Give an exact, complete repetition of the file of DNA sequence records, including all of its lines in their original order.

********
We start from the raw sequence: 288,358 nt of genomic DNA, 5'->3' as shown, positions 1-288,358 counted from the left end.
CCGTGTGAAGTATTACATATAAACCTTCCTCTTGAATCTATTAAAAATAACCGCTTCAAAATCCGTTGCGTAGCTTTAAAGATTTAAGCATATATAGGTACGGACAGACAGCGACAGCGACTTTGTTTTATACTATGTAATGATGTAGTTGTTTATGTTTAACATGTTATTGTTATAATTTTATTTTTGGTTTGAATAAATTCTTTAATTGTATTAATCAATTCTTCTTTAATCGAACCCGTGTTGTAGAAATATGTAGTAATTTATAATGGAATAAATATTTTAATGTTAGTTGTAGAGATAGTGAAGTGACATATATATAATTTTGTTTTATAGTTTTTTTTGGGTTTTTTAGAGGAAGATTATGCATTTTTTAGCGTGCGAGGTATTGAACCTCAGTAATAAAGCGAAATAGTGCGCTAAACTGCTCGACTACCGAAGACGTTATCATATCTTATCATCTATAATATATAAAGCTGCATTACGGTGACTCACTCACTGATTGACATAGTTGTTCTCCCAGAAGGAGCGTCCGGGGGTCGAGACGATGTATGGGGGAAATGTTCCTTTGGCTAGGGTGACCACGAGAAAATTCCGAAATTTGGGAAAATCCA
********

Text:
We start from the raw sequence: 288,358 nt of genomic DNA, 5'->3' as shown, positions 1-288,358 counted from the left end.
CCGTGTGAAGTATTACATATAAACCTTCCTCTTGAATCTATTAAAAATAACCGCTTCAAAATCCGTTGCGTAGCTTTAAAGATTTAAGCATATATAGGTACGGACAGACAGCGACAGCGACTTTGTTTTATACTATGTAATGATGTAGTTGTTTATGTTTAACATGTTATTGTTATAATTTTATTTTTGGTTTGAATAAATTCTTTAATTGTATTAATCAATTCTTCTTTAATCGAACCCGTGTTGTAGAAATATGTAGTAATTTATAATGGAATAAATATTTTAATGTTAGTTGTAGAGATAGTGAAGTGACATATATATAATTTTGTTTTATAGTTTTTTTTGGGTTTTTTAGAGGAAGATTATGCATTTTTTAGCGTGCGAGGTATTGAACCTCAGTAATAAAGCGAAATAGTGCGCTAAACTGCTCGACTACCGAAGACGTTATCATATCTTATCATCTATAATATATAAAGCTGCATTACGGTGACTCACTCACTGATTGACATAGTTGTTCTCCCAGAAGGAGCGTCCGGGGGTCGAGACGATGTATGGGGGAAATGTTCCTTTGGCTAGGGTGACCACGAGAAAATTCCGAAATTTGGGAAAATCCA